Author Topic: FEATURE ARTICLE: Evaluating NASA's Futuristic EM Drive  (Read 198783 times)

Online Chris Bergin

Over two months of work went into this article, involving the methodical and patient work of several people involved with the massive EM Drive thread - with the goal of creating an accurate and understandable (it's still high level science) article to reflect the interest in this development.

There have been several articles - all feeding off our forum thread on this - but this is something we feel will be more of a full news overview article.

Article:
http://www.nasaspaceflight.com/2015/04/evaluating-nasas-futuristic-em-drive/

Written by Josť Rodal, Ph.D, Jeremiah Mullikin and Noel Munson - subedited by Chris Gebhardt. Thanks also Don Domonoske and member RotoSequence for the work in the special area where we built this article. We would obviously like to thank Paul March at Eagleworks for his interesting interactions on the thread, and the numerous other high level folk who may not be too obvious behind their usernames (standard for a forum - if only you knew some of the people behind usernames on the SpaceX and such sections!)

Main EM Drive Thread (now over 500,000 views):
http://forum.nasaspaceflight.com/index.php?topic=36313.0

Attached are larger versions of the some of the images - the ones hard to read/see in our CMS style - (more, when found, can be added to the thread).

Online rokan2003

Absolutely fantastic. Thanks so much Chris, and to the whole team here. You guys rock!

Offline jcopella

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Re: FEATURE ARTICLE: Evaluating NASA's Futuristic EM Drive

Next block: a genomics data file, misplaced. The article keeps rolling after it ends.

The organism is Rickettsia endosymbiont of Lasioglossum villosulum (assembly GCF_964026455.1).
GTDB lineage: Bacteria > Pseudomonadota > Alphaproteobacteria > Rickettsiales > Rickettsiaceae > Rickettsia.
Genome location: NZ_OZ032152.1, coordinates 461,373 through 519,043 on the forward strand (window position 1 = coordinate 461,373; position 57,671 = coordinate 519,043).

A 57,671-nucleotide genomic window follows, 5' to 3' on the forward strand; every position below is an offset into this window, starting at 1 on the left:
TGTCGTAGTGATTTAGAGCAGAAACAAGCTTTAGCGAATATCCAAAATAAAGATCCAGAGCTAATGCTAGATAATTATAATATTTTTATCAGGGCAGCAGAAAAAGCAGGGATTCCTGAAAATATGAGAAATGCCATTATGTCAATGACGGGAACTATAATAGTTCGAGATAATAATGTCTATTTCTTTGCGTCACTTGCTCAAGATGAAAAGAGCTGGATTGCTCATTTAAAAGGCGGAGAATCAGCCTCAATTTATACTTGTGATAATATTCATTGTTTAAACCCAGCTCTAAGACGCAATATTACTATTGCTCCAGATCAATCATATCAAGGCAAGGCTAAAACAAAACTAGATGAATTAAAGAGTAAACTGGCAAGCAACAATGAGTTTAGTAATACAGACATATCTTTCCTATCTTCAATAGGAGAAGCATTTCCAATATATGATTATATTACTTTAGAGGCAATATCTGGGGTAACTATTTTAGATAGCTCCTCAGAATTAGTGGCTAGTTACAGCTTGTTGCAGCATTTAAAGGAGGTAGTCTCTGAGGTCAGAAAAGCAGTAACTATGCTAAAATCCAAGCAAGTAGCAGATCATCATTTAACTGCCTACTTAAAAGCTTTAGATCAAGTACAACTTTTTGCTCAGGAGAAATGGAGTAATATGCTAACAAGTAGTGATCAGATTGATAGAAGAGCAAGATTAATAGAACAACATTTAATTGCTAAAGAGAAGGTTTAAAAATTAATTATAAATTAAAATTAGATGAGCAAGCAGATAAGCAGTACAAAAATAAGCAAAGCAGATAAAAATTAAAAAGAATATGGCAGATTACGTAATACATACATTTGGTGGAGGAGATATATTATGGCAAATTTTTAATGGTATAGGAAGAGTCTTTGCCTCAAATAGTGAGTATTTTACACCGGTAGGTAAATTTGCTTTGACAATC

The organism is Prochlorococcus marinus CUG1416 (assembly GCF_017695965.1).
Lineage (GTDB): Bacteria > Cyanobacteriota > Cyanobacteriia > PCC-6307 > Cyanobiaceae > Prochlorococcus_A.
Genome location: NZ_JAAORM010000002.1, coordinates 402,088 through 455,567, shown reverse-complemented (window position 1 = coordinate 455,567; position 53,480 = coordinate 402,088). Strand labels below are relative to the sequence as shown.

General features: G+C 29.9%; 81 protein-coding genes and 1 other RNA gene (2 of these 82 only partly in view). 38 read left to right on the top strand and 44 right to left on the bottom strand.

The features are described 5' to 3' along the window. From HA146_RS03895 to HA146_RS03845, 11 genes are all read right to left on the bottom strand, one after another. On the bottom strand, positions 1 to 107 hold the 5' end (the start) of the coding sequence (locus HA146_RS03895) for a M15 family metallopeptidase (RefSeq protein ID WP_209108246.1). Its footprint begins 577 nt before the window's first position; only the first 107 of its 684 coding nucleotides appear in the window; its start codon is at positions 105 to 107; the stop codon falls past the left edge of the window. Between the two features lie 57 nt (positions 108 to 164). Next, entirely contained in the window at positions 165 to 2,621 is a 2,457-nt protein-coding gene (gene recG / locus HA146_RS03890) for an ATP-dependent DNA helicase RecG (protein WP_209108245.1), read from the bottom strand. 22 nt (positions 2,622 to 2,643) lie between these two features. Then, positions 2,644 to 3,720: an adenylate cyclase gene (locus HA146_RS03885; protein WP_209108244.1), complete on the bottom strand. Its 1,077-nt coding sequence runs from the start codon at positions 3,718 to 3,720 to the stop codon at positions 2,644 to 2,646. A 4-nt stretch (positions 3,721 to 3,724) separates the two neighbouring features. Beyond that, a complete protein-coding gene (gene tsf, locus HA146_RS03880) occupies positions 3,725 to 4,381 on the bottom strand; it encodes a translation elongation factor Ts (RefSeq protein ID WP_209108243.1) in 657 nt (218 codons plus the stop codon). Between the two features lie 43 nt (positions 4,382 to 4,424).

« Reply #2 on: 04/29/2015 06:35 PM »
Thank you to the authors & editors of this article, and to the contributors on the EM thread for sharing your expertise. Well done, everyone.

"I don't think the country is really going to realize what a good deal that we had in the space shuttle until we don't have it anymore." -- Wayne Hale

Offline NovaSilisko

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Re: FEATURE ARTICLE: Evaluating NASA's Futuristic EM Drive
« Reply #3 on: 04/29/2015 06:39 PM »
Wonderful. I've said it a lot before, but it makes me really happy to see this being handled rationally, scientifically, and skeptically. Good work, everyone involved.

Offline kevinof

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Re: FEATURE ARTICLE: Evaluating NASA's Futuristic EM Drive
« Reply #4 on: 04/29/2015 06:45 PM »
Chris,
Spent the last hour reading this wonderful article  (sitting in Regents Park!) . Love the engineering and the physics and looking forward to seeing this technology used in the future.

Great work by you and the team as NSF.

Offline Tuts36

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Re: FEATURE ARTICLE: Evaluating NASA's Futuristic EM Drive
« Reply #5 on: 04/29/2015 06:51 PM »
Thank you so much for this article.  I've been aware of the EM Drive threadnought for awhile, and surmised that there was Something There from the sheer enthusiasm therein, but haven't had the time or the brains to make much sense out of it.  Now I at least understand what the excitement is about!




Online Chris Bergin

Chris,
Spent the last hour reading this wonderful article  (sitting in Regents Park!) . Love the engineering and the physics and looking forward to seeing this technology used in the future.

Great work by you and the team as NSF.